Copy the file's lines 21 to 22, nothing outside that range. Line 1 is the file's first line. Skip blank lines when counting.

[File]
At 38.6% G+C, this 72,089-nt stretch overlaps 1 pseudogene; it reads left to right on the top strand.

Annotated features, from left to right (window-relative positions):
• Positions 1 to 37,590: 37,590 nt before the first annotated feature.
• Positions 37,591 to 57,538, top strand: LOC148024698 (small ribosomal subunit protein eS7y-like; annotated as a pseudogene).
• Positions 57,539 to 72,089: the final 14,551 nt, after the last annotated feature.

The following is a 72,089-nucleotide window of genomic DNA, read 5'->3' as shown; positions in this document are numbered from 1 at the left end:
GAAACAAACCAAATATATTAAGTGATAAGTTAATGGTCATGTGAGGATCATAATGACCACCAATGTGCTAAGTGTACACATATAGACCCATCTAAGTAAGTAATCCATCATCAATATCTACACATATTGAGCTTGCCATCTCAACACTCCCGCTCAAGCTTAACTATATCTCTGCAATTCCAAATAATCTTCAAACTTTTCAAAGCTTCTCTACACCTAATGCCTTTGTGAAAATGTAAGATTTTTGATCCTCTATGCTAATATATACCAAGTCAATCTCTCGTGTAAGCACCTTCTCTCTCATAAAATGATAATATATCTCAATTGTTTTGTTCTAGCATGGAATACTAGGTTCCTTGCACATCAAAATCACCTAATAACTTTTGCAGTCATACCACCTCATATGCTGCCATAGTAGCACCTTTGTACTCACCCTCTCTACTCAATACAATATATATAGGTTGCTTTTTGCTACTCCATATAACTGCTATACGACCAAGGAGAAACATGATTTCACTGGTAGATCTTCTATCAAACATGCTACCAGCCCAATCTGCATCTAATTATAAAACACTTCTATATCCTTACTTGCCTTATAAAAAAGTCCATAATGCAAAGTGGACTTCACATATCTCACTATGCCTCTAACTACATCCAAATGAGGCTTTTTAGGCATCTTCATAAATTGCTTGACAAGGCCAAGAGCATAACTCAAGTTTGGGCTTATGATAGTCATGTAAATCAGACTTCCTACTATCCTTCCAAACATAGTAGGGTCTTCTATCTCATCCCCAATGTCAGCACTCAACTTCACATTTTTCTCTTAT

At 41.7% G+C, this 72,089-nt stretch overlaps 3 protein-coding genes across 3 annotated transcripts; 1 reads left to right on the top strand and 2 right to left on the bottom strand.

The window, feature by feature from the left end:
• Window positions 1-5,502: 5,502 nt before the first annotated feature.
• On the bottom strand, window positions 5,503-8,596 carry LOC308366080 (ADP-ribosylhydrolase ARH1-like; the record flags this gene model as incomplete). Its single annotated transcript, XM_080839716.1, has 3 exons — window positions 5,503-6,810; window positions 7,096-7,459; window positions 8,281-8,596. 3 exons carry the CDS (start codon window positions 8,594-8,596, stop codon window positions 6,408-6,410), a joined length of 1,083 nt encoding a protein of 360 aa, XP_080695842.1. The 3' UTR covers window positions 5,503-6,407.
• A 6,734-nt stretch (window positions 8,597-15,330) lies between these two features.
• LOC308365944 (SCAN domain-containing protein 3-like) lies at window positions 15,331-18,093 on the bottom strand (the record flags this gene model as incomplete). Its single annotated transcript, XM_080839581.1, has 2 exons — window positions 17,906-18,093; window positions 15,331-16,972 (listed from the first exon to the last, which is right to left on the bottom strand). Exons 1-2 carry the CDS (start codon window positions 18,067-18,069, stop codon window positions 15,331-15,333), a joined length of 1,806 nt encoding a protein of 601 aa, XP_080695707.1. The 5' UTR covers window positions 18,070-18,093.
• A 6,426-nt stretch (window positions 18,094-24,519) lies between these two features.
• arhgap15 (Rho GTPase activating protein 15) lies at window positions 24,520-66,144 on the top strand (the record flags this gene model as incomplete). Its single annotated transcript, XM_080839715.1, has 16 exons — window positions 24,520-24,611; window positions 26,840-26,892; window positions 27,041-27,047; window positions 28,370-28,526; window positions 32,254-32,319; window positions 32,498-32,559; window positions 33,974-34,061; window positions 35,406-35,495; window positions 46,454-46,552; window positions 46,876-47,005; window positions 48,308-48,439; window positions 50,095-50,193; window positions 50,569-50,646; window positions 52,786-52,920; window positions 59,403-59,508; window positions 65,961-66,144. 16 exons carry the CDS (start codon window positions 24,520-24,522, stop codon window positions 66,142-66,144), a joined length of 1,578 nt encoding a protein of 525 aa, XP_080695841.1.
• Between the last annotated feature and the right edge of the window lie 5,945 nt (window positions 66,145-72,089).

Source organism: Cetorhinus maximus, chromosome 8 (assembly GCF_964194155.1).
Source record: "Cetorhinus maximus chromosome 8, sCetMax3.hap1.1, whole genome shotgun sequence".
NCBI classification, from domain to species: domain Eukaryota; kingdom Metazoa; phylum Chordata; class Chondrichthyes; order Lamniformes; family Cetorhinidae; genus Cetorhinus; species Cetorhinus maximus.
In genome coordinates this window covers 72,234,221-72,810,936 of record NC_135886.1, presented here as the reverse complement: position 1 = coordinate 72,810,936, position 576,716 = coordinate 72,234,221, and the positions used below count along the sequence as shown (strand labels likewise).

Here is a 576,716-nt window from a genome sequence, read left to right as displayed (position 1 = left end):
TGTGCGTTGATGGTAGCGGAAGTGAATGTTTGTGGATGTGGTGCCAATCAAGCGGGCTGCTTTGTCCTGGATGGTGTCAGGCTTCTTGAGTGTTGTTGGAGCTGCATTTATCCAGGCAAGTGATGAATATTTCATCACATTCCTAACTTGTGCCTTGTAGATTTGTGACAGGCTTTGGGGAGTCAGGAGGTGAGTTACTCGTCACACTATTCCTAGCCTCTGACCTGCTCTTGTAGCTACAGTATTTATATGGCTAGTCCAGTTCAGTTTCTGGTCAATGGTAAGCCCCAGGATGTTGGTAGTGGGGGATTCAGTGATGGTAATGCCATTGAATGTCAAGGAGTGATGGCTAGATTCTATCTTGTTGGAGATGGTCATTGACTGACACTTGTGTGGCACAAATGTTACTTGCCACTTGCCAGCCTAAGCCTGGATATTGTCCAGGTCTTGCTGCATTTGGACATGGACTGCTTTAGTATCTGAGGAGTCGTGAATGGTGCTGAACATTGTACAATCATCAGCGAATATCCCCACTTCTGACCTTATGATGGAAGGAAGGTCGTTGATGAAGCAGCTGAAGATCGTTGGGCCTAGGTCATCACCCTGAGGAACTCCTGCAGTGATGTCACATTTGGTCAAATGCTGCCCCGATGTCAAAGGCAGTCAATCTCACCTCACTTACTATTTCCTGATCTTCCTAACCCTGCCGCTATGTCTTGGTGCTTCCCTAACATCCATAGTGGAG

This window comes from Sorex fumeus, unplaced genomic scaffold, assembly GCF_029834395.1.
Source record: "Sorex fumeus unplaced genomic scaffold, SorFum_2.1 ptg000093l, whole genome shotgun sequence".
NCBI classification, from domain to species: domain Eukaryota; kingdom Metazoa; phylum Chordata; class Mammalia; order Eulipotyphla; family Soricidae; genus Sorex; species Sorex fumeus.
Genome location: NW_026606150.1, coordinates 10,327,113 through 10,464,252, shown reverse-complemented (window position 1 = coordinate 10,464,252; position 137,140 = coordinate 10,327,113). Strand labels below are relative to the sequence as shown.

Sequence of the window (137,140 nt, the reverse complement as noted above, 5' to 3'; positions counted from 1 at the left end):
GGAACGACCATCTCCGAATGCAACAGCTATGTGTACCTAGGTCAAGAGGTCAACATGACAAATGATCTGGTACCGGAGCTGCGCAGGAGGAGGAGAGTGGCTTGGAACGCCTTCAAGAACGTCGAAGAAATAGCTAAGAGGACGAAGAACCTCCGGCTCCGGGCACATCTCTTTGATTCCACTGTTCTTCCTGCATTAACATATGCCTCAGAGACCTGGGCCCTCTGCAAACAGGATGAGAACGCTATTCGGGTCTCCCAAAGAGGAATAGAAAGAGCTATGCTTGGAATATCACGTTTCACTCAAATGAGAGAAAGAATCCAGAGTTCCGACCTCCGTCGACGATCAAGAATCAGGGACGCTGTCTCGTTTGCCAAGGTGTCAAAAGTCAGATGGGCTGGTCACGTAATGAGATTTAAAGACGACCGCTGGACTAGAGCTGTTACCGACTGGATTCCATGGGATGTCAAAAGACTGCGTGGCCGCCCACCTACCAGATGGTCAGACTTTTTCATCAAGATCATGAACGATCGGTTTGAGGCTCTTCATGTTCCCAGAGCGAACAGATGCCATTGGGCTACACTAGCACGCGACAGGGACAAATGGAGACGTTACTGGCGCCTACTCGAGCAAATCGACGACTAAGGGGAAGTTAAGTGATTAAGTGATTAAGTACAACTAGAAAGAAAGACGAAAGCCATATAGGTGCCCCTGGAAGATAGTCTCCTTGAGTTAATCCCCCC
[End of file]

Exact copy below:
Here is a 576,716-nt window from a genome sequence, read left to right as displayed (position 1 = left end):
TGTGCGTTGATGGTAGCGGAAGTGAATGTTTGTGGATGTGGTGCCAATCAAGCGGGCTGCTTTGTCCTGGATGGTGTCAGGCTTCTTGAGTGTTGTTGGAGCTGCATTTATCCAGGCAAGTGATGAATATTTCATCACATTCCTAACTTGTGCCTTGTAGATTTGTGACAGGCTTTGGGGAGTCAGGAGGTGAGTTACTCGTCACACTATTCCTAGCCTCTGACCTGCTCTTGTAGCTACAGTATTTATATGGCTAGTCCAGTTCAGTTTCTGGTCAATGGTAAGCCCCAGGATGTTGGTAGTGGGGGATTCAGTGATGGTAATGCCATTGAATGTCAAGGAGTGATGGCTAGATTCTATCTTGTTGGAGATGGTCATTGACTGACACTTGTGTGGCACAAATGTTACTTGCCACTTGCCAGCCTAAGCCTGGATATTGTCCAGGTCTTGCTGCATTTGGACATGGACTGCTTTAGTATCTGAGGAGTCGTGAATGGTGCTGAACATTGTACAATCATCAGCGAATATCCCCACTTCTGACCTTATGATGGAAGGAAGGTCGTTGATGAAGCAGCTGAAGATCGTTGGGCCTAGGTCATCACCCTGAGGAACTCCTGCAGTGATGTCACATTTGGTCAAATGCTGCCCCGATGTCAAAGGCAGTCAATCTCACCTCACTTACTATTTCCTGATCTTCCTAACCCTGCCGCTATGTCTTGGTGCTTCCCTAACATCCATAGTGGAG